By Tom Sims and Marta Orosz
FRANKFURT (Reuters) – Deutsche Bank’s investment banking bonus pool for last year will fall by somewhat less than 10%, a person with knowledge of the matter said on Friday, providing more evidence of tougher times in finance.
Bankers working on M&A origination and advisory will face around a 40% drop in their bonuses, reflecting a slump in deal-making across the broader industry, said the person.
Traders in Deutsche Bank’s fixed income and currencies business, in contrast, will have bigger bonuses for the past year, as the area boomed due to volatile markets, the person also said.
Deutsche Bank declined to comment.
The decline in bonuses reflects an industry-wide trend, with other big investment banking names cutting back on payouts.
Reuters reported that Morgan Stanley plans to cut investment bankers’ annual bonuses by as much as 50% in Asia. The Financial Times has reported that Goldman Sachs Group Inc. is considering trimming the bonus pool for its more than 3,000 investment bankers by at least 40% this year.
The person did not give details of the size of the overall bonus pool for the whole of Deutsche Bank, which also includes retail, corporate and asset management divisions.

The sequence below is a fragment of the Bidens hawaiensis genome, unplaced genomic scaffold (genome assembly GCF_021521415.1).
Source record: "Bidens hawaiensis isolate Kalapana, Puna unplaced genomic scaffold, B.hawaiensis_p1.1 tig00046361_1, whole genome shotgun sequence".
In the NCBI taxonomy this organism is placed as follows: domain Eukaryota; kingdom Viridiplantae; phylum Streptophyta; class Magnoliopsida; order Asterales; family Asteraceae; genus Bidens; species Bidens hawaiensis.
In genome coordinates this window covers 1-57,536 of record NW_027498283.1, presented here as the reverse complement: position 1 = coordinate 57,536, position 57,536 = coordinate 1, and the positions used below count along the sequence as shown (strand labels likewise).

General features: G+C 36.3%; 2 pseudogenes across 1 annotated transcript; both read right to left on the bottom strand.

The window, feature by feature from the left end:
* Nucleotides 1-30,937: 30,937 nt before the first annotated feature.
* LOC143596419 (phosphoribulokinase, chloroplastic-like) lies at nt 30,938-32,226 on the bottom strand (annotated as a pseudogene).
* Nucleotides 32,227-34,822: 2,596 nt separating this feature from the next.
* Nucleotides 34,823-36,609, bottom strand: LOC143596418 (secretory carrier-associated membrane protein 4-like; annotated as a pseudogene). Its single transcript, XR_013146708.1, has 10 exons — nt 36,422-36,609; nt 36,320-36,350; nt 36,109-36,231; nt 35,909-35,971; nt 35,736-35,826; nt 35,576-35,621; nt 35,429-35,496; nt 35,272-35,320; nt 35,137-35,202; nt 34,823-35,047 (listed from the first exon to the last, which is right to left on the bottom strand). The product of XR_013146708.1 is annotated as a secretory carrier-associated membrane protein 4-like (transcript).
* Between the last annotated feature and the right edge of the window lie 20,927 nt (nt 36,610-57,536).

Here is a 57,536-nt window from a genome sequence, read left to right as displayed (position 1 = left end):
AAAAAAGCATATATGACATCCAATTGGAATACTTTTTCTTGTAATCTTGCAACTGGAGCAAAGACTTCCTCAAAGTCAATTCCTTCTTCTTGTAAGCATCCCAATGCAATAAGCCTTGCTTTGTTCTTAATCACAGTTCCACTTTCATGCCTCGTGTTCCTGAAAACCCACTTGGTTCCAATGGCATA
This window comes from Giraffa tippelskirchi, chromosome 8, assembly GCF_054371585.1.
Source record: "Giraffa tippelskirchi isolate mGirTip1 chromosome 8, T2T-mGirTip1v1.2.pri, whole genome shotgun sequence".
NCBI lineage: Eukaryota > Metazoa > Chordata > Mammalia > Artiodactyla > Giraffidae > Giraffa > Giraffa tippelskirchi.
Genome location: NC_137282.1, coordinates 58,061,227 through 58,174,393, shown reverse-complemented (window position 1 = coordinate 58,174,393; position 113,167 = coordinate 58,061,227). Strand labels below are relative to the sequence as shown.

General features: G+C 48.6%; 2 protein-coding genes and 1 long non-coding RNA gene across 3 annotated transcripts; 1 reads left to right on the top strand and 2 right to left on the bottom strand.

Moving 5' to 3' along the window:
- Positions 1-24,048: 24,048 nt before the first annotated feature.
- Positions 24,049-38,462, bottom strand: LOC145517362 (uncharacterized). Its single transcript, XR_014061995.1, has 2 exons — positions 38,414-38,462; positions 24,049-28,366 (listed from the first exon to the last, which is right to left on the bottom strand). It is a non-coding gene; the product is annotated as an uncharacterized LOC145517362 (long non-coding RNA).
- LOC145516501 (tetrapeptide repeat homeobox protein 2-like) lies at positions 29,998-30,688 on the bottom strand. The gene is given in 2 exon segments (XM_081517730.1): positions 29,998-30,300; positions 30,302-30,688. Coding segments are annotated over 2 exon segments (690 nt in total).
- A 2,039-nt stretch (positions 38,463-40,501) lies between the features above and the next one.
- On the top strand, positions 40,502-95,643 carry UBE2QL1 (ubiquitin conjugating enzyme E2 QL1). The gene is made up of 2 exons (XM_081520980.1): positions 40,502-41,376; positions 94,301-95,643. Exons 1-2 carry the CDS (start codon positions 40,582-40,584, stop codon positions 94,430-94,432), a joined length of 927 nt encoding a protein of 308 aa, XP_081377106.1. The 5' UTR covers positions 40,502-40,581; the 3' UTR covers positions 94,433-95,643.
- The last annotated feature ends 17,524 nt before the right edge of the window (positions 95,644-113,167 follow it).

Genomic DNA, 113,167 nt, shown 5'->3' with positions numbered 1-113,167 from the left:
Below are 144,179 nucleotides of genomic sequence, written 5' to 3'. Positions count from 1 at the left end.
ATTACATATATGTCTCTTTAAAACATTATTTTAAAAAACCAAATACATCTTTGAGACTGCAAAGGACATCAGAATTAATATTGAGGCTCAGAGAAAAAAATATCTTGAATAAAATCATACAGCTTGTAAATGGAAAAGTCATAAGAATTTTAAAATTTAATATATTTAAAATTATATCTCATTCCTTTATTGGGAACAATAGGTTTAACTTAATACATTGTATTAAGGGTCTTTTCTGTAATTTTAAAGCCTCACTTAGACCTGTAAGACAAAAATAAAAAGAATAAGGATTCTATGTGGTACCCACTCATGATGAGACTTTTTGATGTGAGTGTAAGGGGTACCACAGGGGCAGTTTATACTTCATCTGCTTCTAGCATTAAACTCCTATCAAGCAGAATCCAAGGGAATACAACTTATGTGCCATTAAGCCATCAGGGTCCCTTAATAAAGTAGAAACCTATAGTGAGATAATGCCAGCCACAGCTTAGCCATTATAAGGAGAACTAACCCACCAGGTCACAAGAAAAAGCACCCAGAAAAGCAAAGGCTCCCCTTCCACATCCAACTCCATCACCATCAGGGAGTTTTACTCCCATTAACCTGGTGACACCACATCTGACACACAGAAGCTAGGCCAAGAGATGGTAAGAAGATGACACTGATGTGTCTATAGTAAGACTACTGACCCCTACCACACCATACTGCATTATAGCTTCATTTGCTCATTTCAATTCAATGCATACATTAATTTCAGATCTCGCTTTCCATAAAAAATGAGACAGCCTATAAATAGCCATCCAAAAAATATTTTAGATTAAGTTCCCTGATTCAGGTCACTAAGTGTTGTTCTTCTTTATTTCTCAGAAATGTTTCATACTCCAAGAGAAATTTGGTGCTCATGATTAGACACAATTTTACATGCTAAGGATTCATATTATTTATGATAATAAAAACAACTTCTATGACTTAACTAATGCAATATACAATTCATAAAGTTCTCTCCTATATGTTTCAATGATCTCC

Last year, Deutsche paid 2.1 billion euros ($2.28 billion) in bonuses for 2021 overall, a 14% increase on the previous year, rewarding staff for the bank’s most profitable year in a decade, based on the bank’s financial reports.
Deutche’s investment bank is expected to report 3.7 billion euros in pretax profit for 2022, roughly flat versus 2021, based on a consensus forecast of analysts. The bank will report full-year earnings on Feb. 2.
Graphic: Deutsche Bank results https://www.reuters.com/graphics/DEUTSCHEBANK-BONUS/gdvzqwemapw/chart.png
Deutsche has been heavily reliant on its volatile investment bank for its return to profitability, but is hoping to depend instead on more stable businesses that serve companies and retail customers.
The Financial Times first reported the Deutsche investment bank bonus decline.
($1 = 0.9230 euros)
(Reporting by Tom Sims and Marta Orosz; Editing by Sabine Wollrab, Paul Carrel, Maria Sheahan and Jane Merriman)